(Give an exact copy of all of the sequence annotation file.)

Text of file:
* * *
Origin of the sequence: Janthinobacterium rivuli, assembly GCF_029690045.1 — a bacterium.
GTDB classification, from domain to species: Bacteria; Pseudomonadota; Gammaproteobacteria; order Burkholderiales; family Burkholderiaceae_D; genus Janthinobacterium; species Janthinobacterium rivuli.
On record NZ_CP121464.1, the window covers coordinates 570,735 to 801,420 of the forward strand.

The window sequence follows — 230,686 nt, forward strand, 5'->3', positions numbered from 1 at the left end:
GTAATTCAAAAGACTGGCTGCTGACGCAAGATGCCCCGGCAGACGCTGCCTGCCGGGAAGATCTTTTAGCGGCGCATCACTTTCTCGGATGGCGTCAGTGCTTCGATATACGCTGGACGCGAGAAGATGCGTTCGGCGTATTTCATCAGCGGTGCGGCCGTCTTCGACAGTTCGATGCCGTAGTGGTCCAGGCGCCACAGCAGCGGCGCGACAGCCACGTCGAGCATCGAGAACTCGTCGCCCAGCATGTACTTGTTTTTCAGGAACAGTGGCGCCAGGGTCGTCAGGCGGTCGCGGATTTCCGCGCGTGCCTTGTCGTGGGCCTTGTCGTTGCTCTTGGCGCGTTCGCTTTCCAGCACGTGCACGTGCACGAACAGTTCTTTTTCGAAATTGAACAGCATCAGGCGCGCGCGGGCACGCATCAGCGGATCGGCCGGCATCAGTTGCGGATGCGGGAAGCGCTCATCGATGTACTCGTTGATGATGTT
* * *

Origin of the sequence: Janthinobacterium rivuli, assembly GCF_029690045.1 — a bacterium.
GTDB classification, from domain to species: Bacteria; Pseudomonadota; Gammaproteobacteria; order Burkholderiales; family Burkholderiaceae_D; genus Janthinobacterium; species Janthinobacterium rivuli.
On record NZ_CP121464.1, the window covers coordinates 570,735 to 801,420 of the forward strand.

The window sequence follows — 230,686 nt, forward strand, 5'->3', positions numbered from 1 at the left end:
GTAATTCAAAAGACTGGCTGCTGACGCAAGATGCCCCGGCAGACGCTGCCTGCCGGGAAGATCTTTTAGCGGCGCATCACTTTCTCGGATGGCGTCAGTGCTTCGATATACGCTGGACGCGAGAAGATGCGTTCGGCGTATTTCATCAGCGGTGCGGCCGTCTTCGACAGTTCGATGCCGTAGTGGTCCAGGCGCCACAGCAGCGGCGCGACAGCCACGTCGAGCATCGAGAACTCGTCGCCCAGCATGTACTTGTTTTTCAGGAACAGTGGCGCCAGGGTCGTCAGGCGGTCGCGGATTTCCGCGCGTGCCTTGTCGTGGGCCTTGTCGTTGCTCTTGGCGCGTTCGCTTTCCAGCACGTGCACGTGCACGAACAGTTCTTTTTCGAAATTGAACAGCATCAGGCGCGCGCGGGCACGCATCAGCGGATCGGCCGGCATCAGTTGCGGATGCGGGAAGCGCTCATCGATGTACTCGTTGATGATGTT